On all this, Britain and America are at one. Since the president’s speech, United States and United Kingdom diplomats have been working alongside their French and German counterparts to reach a joint approach toward Iran, focused on countering Tehran’s regional meddling, reducing its missile threat and ensuring that it can never build a nuclear weapon. …
I believe that keeping the deal’s constraints on Iran’s nuclear program will also help counter Tehran’s aggressive regional behavior. I am sure of one thing: every available alternative is worse. The wisest course would be to improve the handcuffs rather than break them.
The first question is just how much Iranian compliance with the Joint Comprehensive Plan of Action (JCPOA) is worth. Israel put together an impressive program based on an intelligence coup that demonstrates that Iran lied about the program even in the agreement. The JCPOA only pauses Iran’s ability to develop its own nuclear weapons rather than block it, even if Iran is fully compliant. Their unabated pursuit of ballistic missile systems appears to aim at putting nuclear warheads atop them and aim them at Israel and then at US assets in the region.
Balance that out against the benefits of withdrawing from the pact. Iran got almost all of the benefits of the JCPOA up front, including access to more than a trillion dollars in frozen assets and a big cash payment up front from the Obama administration. Pulling out won’t trawl those assets back. It might complicate oil sales and banking for Tehran, but not by much. Russia and China certainly won’t rejoin sanctions under these conditions, and our European partners sound very unenthusiastic about reimposing them now, too.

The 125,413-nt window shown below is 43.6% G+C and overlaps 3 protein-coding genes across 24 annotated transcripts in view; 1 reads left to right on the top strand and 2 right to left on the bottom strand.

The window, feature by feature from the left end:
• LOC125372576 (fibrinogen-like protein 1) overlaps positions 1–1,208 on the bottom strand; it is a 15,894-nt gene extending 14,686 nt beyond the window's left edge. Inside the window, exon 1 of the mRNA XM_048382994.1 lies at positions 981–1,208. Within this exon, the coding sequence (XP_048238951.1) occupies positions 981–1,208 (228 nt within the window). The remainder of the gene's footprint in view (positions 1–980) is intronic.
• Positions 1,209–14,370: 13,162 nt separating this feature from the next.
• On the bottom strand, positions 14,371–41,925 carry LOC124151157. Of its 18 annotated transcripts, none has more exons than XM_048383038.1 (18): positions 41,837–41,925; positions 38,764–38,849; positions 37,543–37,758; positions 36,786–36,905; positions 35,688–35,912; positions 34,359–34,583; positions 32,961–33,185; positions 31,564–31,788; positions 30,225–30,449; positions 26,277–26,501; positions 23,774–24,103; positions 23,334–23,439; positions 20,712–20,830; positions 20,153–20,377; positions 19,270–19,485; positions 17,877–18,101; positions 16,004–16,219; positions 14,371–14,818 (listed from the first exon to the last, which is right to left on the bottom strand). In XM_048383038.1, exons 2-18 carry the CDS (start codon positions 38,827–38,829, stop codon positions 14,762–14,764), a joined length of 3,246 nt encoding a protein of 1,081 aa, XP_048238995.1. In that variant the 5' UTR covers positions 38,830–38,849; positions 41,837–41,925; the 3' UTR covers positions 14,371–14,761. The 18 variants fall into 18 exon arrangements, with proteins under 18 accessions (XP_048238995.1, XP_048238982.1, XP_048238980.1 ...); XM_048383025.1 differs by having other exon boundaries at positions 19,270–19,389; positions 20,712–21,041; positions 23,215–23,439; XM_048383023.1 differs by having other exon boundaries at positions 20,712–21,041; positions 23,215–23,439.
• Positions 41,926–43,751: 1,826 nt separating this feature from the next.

If the deal goes on without US participation, however, then Trump doesn’t lose anything by pulling out except perhaps some goodwill in London, Berlin, and Paris. That could get traded for more pressure on Tehran to negotiate side limits on missile development and restrictions on regional proxy warfare, two of the issues that Barack Obama and John Kerry avoided in JCPOA negotiations. Johnson and Macron both have said they will push harder for Iranian cooperation on those issues in order to keep Trump and the US in the JCPOA.
Think of it as appeasement in reverse — where the other P5+1 countries urge concessions from Tehran in order to deal with Trump’s expressed “unreasonableness.” It might work, although it’s a low-percentage play. The status quo is a losing proposition, so perhaps the low-percentage play is smart by default, especially with Rouhani signaling that it might not carry much down side at all.
Basically, all of this leaves Trump off the hook, at least if one can take Rouhani at his word. If the US isn’t needed to make the deal work, then Trump’s free to fulfill a campaign promise. And if he can use an extended withdrawal to force our allies into pressuring Tehran on our other security issues, as Johnson suggests would happen, then don’t expect anything else tomorrow.